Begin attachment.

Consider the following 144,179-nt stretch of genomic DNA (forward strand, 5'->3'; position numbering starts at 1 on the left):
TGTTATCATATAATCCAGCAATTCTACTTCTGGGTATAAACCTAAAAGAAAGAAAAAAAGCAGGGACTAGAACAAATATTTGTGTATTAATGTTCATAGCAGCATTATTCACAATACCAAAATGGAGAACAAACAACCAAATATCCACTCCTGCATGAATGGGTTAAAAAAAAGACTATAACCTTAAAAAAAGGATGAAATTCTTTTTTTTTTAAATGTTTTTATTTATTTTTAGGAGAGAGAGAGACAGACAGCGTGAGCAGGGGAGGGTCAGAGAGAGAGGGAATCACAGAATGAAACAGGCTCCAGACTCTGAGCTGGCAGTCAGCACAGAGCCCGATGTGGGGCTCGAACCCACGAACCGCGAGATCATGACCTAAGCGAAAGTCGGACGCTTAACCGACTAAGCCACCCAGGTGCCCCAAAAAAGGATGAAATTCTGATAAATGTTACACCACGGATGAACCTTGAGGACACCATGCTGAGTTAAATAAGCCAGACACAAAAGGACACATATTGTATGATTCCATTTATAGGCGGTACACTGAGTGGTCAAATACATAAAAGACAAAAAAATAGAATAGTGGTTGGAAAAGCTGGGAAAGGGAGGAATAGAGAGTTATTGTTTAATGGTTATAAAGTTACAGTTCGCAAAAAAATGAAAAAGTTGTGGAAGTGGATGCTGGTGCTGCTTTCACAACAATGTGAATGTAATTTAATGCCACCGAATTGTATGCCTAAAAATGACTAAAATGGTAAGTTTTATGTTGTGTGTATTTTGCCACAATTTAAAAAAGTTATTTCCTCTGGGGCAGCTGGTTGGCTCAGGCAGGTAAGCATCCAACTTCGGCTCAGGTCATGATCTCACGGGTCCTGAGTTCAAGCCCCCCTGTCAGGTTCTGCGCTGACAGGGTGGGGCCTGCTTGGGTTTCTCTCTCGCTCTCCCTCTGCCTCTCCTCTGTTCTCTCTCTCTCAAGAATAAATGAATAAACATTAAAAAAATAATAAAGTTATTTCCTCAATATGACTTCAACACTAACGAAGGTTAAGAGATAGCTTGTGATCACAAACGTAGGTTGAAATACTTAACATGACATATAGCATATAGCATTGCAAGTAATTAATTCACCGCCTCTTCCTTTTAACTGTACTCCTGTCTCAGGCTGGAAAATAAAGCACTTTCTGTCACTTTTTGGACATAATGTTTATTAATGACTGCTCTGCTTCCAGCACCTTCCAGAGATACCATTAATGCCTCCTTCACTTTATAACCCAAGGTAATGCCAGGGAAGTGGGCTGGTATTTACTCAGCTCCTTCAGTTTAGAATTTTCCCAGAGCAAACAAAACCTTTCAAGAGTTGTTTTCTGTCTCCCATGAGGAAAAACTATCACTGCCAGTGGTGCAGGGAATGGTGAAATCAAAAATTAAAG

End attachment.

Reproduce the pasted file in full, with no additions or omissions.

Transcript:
Consider the following 144,179-nt stretch of genomic DNA (forward strand, 5'->3'; position numbering starts at 1 on the left):
TGTTATCATATAATCCAGCAATTCTACTTCTGGGTATAAACCTAAAAGAAAGAAAAAAAGCAGGGACTAGAACAAATATTTGTGTATTAATGTTCATAGCAGCATTATTCACAATACCAAAATGGAGAACAAACAACCAAATATCCACTCCTGCATGAATGGGTTAAAAAAAAGACTATAACCTTAAAAAAAGGATGAAATTCTTTTTTTTTTAAATGTTTTTATTTATTTTTAGGAGAGAGAGAGACAGACAGCGTGAGCAGGGGAGGGTCAGAGAGAGAGGGAATCACAGAATGAAACAGGCTCCAGACTCTGAGCTGGCAGTCAGCACAGAGCCCGATGTGGGGCTCGAACCCACGAACCGCGAGATCATGACCTAAGCGAAAGTCGGACGCTTAACCGACTAAGCCACCCAGGTGCCCCAAAAAAGGATGAAATTCTGATAAATGTTACACCACGGATGAACCTTGAGGACACCATGCTGAGTTAAATAAGCCAGACACAAAAGGACACATATTGTATGATTCCATTTATAGGCGGTACACTGAGTGGTCAAATACATAAAAGACAAAAAAATAGAATAGTGGTTGGAAAAGCTGGGAAAGGGAGGAATAGAGAGTTATTGTTTAATGGTTATAAAGTTACAGTTCGCAAAAAAATGAAAAAGTTGTGGAAGTGGATGCTGGTGCTGCTTTCACAACAATGTGAATGTAATTTAATGCCACCGAATTGTATGCCTAAAAATGACTAAAATGGTAAGTTTTATGTTGTGTGTATTTTGCCACAATTTAAAAAAGTTATTTCCTCTGGGGCAGCTGGTTGGCTCAGGCAGGTAAGCATCCAACTTCGGCTCAGGTCATGATCTCACGGGTCCTGAGTTCAAGCCCCCCTGTCAGGTTCTGCGCTGACAGGGTGGGGCCTGCTTGGGTTTCTCTCTCGCTCTCCCTCTGCCTCTCCTCTGTTCTCTCTCTCTCAAGAATAAATGAATAAACATTAAAAAAATAATAAAGTTATTTCCTCAATATGACTTCAACACTAACGAAGGTTAAGAGATAGCTTGTGATCACAAACGTAGGTTGAAATACTTAACATGACATATAGCATATAGCATTGCAAGTAATTAATTCACCGCCTCTTCCTTTTAACTGTACTCCTGTCTCAGGCTGGAAAATAAAGCACTTTCTGTCACTTTTTGGACATAATGTTTATTAATGACTGCTCTGCTTCCAGCACCTTCCAGAGATACCATTAATGCCTCCTTCACTTTATAACCCAAGGTAATGCCAGGGAAGTGGGCTGGTATTTACTCAGCTCCTTCAGTTTAGAATTTTCCCAGAGCAAACAAAACCTTTCAAGAGTTGTTTTCTGTCTCCCATGAGGAAAAACTATCACTGCCAGTGGTGCAGGGAATGGTGAAATCAAAAATTAAAG